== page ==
What counts is the blend: innovative new tyre composites help to save fuel and the environment

More than 40 percent of the truck tires are retreaded. Researchers at the Fraunhofer PAZ they want to make more durable and more fuel-efficient. Photo: Fraunhofer PAZ

Longer useful life, lower costs: these are the objectives that research scientists at the Fraunhofer Pilot Plant Centre in Schkopau are aiming to achieve in the work they are doing to improve reprocessed lorry tyres. They are focussing in this context on innovative new composites containing recyclate, the purpose of which is to help to minimise the consumption of natural rubber resources and to lower fuel consumption.

Rubber is in short supply and competition on the tyre market is fierce – two factors that are clear indications of the need for action in the commercial vehicle tyre field. To tackle this challenge, the research scientists from the Fraunhofer Pilot Plant Centre, a joint venture between the Fraunhofer Institute for Applied Polymer Research in Potsdam and the Fraunhofer Institute for Mechanics of Materials in Halle, are developing sustainable and economic solutions in a number of different projects.

One major approach is the retreading of lorry tyres using improved new tread materials that contain recycled rubber powder. In the “Ekorund” research project, which is about to be completed, the Fraunhofer Pilot Plant Centre is liaising with industrial partners to determine how the properties of retreaded tyres can be optimised to such an extent that as much rubber as possible can be saved, on the one hand, while the running properties of the tyre tread can be improved, on the other hand, in order to save fuel and to lengthen the useful life of the tyres.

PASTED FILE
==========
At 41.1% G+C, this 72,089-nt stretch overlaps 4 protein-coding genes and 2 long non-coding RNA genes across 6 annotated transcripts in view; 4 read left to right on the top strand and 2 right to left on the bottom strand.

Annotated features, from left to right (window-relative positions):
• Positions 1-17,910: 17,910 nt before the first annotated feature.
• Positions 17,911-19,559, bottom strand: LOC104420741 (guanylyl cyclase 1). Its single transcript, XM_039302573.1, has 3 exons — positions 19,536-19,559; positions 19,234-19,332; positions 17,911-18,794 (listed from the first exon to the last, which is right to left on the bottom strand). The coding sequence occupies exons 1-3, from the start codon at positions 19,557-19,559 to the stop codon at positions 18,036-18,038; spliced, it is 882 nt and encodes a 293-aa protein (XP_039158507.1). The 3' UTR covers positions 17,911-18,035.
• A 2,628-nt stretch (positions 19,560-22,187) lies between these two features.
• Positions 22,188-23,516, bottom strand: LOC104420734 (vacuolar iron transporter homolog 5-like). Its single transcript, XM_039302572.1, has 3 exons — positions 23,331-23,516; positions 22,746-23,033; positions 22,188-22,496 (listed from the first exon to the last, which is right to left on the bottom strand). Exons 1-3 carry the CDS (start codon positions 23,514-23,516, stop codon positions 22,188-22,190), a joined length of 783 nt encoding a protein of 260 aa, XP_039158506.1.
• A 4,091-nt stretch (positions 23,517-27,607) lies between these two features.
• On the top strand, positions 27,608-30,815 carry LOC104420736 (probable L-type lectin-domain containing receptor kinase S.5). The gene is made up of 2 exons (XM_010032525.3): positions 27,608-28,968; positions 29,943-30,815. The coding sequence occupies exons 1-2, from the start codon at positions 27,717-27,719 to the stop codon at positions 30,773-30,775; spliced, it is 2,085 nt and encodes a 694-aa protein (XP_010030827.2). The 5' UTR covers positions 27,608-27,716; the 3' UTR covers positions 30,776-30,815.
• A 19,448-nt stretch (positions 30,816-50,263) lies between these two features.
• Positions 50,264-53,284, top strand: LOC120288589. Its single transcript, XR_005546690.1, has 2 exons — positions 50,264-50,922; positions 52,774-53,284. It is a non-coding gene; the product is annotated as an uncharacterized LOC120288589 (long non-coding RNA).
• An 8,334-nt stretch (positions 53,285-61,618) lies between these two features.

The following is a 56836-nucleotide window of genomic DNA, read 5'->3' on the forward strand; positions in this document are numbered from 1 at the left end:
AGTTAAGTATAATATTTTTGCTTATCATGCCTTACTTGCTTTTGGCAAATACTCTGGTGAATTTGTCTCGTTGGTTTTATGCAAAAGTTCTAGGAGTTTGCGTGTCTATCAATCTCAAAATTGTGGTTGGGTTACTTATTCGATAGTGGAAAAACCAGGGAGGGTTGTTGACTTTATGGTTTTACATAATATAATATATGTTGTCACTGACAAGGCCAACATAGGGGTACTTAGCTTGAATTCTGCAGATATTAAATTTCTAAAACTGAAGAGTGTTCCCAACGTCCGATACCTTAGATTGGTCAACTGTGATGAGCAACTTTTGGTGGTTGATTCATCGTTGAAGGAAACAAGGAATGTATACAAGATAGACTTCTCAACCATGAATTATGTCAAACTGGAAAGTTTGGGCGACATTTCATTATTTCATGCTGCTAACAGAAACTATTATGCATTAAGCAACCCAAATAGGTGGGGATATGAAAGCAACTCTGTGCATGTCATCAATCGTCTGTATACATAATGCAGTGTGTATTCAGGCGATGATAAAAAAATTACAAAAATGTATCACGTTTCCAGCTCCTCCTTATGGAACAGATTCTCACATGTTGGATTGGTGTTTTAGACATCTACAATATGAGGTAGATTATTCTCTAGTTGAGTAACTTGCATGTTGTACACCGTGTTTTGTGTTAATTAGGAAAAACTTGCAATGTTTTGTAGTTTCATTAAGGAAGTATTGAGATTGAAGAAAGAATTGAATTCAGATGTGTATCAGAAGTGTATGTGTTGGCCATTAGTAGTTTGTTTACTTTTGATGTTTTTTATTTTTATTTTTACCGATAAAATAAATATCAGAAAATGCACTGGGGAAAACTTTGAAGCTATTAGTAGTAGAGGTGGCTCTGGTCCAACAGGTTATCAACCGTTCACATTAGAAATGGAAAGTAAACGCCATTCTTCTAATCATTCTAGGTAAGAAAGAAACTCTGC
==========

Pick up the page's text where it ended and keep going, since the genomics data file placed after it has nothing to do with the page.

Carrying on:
“The project has economic benefits for the industry, since tread can be produced that minimises resource input and is more energy-efficient. ‘Ekorund’ also helps to achieve the CO2 savings specified in the German government’s climate targets, because reprocessed tyres save both fuel and emissions”: this is how Project Manager Professor Mario Beiner summarises the results of the project that has been funded by the German Ministry of Education and Research and that has been in progress for more than two years now.

The Fraunhofer Pilot Plant Centre has been concentrating in particular on the composition of the rubber composites that are needed for the reprocessed tread. The consumption of fuel that is attributable to tyres is due primarily to the tyre tread – the goal is to reduce rolling friction while maintaining tyre grip in wet conditions.

Retreaded tyres already account for 40 per cent of lorry tyres nowadays. When tyres are recycled, the tread is removed and is then reapplied to the tyre casing via cold / hot processes. In this context, the ‘Ekorund” syndicate made up of members of the scientific and local / national business communities is investigating the incorporation of rubber powders (recyclates) in the tyre tread. The aim is to choose optimum rubber powders and to determine the maximum amount of recyclate that can be used in the reprocessing of tyres.

Tremendous progress has already been made in this work, says Beiner. The expert reports that they have been successful in incorporating significant proportions of special rubber powders and in improving the performance of the tyre at the same time. It has been possible to reduce the rolling friction of the tyre tread without any noticeable loss of wet grip and abrasion properties. GD

Fraunhofer Institute for Applied Polymer Research